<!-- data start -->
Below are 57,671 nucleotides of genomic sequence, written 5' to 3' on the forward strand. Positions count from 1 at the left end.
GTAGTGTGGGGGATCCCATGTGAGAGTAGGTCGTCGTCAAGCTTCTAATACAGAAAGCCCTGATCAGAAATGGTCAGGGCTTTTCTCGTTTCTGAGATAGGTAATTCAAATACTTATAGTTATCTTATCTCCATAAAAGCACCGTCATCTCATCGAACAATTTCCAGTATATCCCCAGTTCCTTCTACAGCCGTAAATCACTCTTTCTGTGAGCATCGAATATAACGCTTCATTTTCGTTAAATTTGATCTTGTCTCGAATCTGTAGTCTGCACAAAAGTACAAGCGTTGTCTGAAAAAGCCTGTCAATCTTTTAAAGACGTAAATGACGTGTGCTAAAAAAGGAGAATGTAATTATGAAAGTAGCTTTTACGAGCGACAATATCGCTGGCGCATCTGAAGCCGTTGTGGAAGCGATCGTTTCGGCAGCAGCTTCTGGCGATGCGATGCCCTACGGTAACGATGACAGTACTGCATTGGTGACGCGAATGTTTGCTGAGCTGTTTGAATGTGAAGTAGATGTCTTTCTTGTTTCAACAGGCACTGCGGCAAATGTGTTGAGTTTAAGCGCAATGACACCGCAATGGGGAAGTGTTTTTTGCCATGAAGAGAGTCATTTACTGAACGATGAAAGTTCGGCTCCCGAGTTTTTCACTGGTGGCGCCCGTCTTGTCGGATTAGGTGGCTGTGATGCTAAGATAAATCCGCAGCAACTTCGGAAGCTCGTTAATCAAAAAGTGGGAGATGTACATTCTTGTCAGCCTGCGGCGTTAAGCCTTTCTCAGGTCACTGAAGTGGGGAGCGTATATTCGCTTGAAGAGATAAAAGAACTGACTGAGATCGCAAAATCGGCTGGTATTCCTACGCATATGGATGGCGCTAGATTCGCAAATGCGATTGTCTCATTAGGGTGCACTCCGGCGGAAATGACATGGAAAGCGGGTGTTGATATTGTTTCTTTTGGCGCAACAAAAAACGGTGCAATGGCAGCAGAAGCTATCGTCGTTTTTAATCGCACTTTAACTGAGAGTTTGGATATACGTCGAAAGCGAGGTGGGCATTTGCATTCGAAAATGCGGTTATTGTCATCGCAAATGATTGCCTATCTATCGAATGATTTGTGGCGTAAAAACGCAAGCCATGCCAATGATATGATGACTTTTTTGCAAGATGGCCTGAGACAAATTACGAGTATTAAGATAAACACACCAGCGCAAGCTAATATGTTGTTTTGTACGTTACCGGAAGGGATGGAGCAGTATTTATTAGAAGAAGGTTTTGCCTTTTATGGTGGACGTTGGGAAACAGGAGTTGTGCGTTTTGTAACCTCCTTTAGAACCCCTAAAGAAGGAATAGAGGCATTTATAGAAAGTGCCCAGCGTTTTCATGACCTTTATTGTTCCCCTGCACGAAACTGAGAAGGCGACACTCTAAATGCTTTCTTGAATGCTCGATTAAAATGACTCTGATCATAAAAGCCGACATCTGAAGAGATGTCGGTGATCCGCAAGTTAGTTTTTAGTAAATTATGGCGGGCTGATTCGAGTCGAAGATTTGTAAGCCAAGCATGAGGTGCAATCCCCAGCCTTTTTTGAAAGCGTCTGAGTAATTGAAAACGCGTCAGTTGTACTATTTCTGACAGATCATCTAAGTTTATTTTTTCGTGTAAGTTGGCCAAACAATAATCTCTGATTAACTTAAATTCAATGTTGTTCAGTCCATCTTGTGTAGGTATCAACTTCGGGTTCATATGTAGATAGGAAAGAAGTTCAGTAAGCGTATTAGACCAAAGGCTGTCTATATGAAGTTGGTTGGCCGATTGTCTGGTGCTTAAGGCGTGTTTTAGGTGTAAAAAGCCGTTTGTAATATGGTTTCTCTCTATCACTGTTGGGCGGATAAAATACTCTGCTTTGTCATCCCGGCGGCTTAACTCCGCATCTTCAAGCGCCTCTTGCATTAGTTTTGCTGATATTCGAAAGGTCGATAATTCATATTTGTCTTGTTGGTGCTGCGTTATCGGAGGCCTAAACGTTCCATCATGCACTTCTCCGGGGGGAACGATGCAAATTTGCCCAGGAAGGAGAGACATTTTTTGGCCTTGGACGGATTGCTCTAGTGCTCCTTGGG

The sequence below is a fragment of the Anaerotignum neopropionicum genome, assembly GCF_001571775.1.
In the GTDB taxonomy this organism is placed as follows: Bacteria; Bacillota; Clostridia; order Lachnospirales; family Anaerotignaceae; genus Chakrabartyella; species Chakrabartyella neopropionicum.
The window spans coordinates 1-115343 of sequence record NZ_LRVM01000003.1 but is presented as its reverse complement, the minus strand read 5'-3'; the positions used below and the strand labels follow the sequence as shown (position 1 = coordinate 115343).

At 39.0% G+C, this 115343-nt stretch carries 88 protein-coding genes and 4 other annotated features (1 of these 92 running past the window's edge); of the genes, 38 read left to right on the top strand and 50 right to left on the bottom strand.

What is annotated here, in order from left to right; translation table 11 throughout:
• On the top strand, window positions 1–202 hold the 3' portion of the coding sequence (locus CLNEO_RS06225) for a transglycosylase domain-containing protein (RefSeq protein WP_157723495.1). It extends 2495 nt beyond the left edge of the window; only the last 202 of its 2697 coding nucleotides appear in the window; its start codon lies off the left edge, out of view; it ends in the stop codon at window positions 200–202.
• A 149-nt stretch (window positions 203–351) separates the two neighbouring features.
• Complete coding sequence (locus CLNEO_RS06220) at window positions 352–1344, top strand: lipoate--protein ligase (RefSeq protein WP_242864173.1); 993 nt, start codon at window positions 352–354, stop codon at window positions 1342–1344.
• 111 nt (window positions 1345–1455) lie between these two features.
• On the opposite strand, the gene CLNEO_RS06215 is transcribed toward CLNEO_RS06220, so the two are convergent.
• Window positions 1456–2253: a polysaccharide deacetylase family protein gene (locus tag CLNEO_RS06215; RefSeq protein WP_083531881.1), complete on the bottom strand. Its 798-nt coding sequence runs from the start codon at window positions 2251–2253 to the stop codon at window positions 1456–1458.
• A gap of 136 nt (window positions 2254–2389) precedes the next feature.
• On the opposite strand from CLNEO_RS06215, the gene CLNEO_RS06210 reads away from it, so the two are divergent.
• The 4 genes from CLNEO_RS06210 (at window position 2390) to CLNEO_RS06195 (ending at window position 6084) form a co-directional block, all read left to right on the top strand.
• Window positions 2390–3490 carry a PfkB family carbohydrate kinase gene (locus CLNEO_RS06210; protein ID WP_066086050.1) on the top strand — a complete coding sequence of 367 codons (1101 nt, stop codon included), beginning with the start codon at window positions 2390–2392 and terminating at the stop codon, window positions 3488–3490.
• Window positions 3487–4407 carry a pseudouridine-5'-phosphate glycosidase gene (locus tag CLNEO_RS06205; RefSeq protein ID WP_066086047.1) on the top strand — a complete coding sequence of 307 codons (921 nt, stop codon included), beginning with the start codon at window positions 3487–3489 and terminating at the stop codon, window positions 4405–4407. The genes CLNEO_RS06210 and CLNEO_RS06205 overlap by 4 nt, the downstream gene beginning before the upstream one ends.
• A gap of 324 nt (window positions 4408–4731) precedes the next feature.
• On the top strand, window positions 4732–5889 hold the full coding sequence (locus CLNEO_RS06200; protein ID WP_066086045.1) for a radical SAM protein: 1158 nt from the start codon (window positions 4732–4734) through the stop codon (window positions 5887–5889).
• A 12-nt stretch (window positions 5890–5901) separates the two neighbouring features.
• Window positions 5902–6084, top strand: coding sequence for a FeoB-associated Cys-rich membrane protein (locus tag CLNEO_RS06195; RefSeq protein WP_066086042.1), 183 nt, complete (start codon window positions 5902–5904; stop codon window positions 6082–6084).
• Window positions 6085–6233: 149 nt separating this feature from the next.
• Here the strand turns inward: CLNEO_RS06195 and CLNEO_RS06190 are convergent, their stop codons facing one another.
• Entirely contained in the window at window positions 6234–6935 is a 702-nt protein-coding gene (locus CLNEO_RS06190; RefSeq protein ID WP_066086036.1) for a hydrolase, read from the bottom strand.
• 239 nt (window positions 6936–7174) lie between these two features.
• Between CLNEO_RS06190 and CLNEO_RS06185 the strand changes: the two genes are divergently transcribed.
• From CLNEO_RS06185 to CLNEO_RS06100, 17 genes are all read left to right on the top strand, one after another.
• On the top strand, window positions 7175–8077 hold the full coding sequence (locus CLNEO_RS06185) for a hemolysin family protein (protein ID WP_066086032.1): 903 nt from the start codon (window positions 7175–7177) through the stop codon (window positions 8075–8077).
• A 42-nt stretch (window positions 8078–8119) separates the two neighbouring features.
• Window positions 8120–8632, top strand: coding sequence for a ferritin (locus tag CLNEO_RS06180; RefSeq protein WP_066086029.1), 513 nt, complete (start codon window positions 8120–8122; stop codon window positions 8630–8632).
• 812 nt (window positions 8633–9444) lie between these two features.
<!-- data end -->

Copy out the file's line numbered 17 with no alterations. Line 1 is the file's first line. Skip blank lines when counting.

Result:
• Window positions 2390–3490 carry a PfkB family carbohydrate kinase gene (locus CLNEO_RS06210; protein ID WP_066086050.1) on the top strand — a complete coding sequence of 367 codons (1101 nt, stop codon included), beginning with the start codon at window positions 2390–2392 and terminating at the stop codon, window positions 3488–3490.